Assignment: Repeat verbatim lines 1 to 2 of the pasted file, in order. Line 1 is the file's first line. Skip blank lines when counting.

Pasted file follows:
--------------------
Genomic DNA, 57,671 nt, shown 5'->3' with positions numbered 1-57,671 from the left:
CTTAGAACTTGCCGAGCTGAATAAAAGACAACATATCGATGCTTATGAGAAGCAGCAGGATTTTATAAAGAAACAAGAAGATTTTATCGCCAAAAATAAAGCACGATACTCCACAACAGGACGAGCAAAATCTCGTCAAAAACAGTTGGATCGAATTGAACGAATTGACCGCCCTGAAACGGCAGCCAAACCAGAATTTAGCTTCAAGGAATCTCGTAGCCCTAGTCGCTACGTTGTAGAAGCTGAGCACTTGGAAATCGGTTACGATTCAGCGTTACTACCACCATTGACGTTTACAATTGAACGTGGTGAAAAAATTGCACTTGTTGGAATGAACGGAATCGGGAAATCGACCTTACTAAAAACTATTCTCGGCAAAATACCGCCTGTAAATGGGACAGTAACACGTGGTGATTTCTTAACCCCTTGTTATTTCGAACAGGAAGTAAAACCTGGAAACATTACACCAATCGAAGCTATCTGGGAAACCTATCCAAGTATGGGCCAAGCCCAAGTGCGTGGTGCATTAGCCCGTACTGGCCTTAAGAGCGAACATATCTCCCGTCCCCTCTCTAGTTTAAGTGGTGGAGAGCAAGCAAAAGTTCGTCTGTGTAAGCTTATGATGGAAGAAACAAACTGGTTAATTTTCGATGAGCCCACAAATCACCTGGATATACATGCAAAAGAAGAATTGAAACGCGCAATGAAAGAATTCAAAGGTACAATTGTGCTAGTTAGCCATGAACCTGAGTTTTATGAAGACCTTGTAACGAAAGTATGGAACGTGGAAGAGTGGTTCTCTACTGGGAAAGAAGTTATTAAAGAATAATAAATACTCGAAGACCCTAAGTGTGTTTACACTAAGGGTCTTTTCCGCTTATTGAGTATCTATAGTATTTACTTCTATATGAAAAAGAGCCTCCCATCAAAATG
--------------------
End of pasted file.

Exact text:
Genomic DNA, 57,671 nt, shown 5'->3' with positions numbered 1-57,671 from the left:
CTTAGAACTTGCCGAGCTGAATAAAAGACAACATATCGATGCTTATGAGAAGCAGCAGGATTTTATAAAGAAACAAGAAGATTTTATCGCCAAAAATAAAGCACGATACTCCACAACAGGACGAGCAAAATCTCGTCAAAAACAGTTGGATCGAATTGAACGAATTGACCGCCCTGAAACGGCAGCCAAACCAGAATTTAGCTTCAAGGAATCTCGTAGCCCTAGTCGCTACGTTGTAGAAGCTGAGCACTTGGAAATCGGTTACGATTCAGCGTTACTACCACCATTGACGTTTACAATTGAACGTGGTGAAAAAATTGCACTTGTTGGAATGAACGGAATCGGGAAATCGACCTTACTAAAAACTATTCTCGGCAAAATACCGCCTGTAAATGGGACAGTAACACGTGGTGATTTCTTAACCCCTTGTTATTTCGAACAGGAAGTAAAACCTGGAAACATTACACCAATCGAAGCTATCTGGGAAACCTATCCAAGTATGGGCCAAGCCCAAGTGCGTGGTGCATTAGCCCGTACTGGCCTTAAGAGCGAACATATCTCCCGTCCCCTCTCTAGTTTAAGTGGTGGAGAGCAAGCAAAAGTTCGTCTGTGTAAGCTTATGATGGAAGAAACAAACTGGTTAATTTTCGATGAGCCCACAAATCACCTGGATATACATGCAAAAGAAGAATTGAAACGCGCAATGAAAGAATTCAAAGGTACAATTGTGCTAGTTAGCCATGAACCTGAGTTTTATGAAGACCTTGTAACGAAAGTATGGAACGTGGAAGAGTGGTTCTCTACTGGGAAAGAAGTTATTAAAGAATAATAAATACTCGAAGACCCTAAGTGTGTTTACACTAAGGGTCTTTTCCGCTTATTGAGTATCTATAGTATTTACTTCTATATGAAAAAGAGCCTCCCATCAAAATG